A brother and sister have become the first mixed sibling duo to row across any ocean - covering more than 3,000 miles in an incredible 43 days

Anna and Cameron McLean battled isolation, technical difficulties and were even tailed by a shark during their grueling journey across the fearsome Atlantic Ocean

SWNS_SEABLINGS_01.jpg Image by: Jon Mills

A brother and sister have become the first mixed sibling duo to row across any ocean - covering more than 3,000 miles in an incredible 43 days.

Anna and Cameron McLean battled isolation, technical difficulties and were even tailed by a shark during their grueling journey across the perilous Atlantic Ocean.

The team - dubbed 'The Seablings' - set off from the island of La Gomera, Canary Islands, before Christmas in their 24ft boat.

They reached Antigua on Saturday (Jan 25) after exactly 43 days, 15 hours and 22 minutes at sea - beating the previous record for a mixed pair by ten days.

The brutal expedition saw them experience extreme dehydration, fatigue and seasickness - which became so bad it was described as "totally incapacitating".

The pair, from Icomb, Glos., are hoping to enjoy some relaxing Caribbean hospitality for a week before they fly to the UK and their normal jobs.

Anna, 25, said: "Absolutely nothing can prepare you for the extremity of the Atlantic Ocean and just what it can bring. It is completely unpredictable.

"Our goal initially was to simply survive on our 24ft rowing boat.

"But as soon as the waves grew larger so did our confidence to overcome them and before we knew it our competitiveness to start racing.

"For me the toughest part was battling seasickness. It was totally incapacitating, as soon as I stopped rowing I was being sick.

"This meant I had to sleep on deck through the freezing nights as [being] in the claustrophobic cabin sloshing around in the waves made the sickness even worse.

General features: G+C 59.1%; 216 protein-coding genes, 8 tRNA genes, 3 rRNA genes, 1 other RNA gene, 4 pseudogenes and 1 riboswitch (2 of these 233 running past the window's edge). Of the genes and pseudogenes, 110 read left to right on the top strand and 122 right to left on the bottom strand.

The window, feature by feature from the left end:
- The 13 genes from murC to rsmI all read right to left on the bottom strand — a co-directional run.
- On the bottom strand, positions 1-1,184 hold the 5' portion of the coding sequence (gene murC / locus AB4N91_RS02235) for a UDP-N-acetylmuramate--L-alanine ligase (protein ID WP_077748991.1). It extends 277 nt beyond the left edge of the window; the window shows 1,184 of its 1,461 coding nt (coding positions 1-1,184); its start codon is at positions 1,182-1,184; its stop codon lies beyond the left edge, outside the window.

"I couldn’t have asked for a better crew mate, best friend, and brother.

"Some of the highlights of the trip were when we were rowing together, laughing, singing at the top of our lungs and embracing being at one with nature.

"Now, safe in the arms of friends and family, a few hot showers and fresh meals later I look back on what this great voyage has taught me."

SWNS_SEABLINGS_08.jpg Image by: Jon Mills SWNS_SEABLINGS_06.jpg Image by: Jon Mills

The pair completed the impressive challenge unsupported, eating from a bag and having foods like peanut butter for breakfast.

Dangers included other, larger vessels and the ever-present threat of capsizing due to the weather.

Their watermaker - which turns saltwater into drinkable freshwater - also broke at one point, which posed its own problem.

But they also got to see some incredible sights, including beautiful sunsets and pods of dolphins swimming alongside their boat.

Apart from each other, their only human interaction was with the captains of passing ships - and on social media.

Cameron, known as Cam, 32, said: "This epic challenge has changed me in so many positive ways.

"One being [that] I now have a much greater appreciation for our forefathers and grandparents who during the war had to ration everything they had.

"Realising our society today is way too disposable I will now make every effort back on land to reduce waste and to live a resourceful life style."

Their efforts in the Talisker Whisky Challenge 2019 have so far raised more than £25,000 for charity - and counting.

They are collecting money for UN Women UK, which supports projects around the world which empowers women.

Anna works as a consultant for AlfaPeople, a partner of Microsoft. She previously rowed at a collegiate level, at university in Clemson, South Carolina, USA.

Cam began rowing at school in Cheltenham, Glos., at the aged of 13. He is now training to be a commercial pilot.

Video by: Ellis Wylam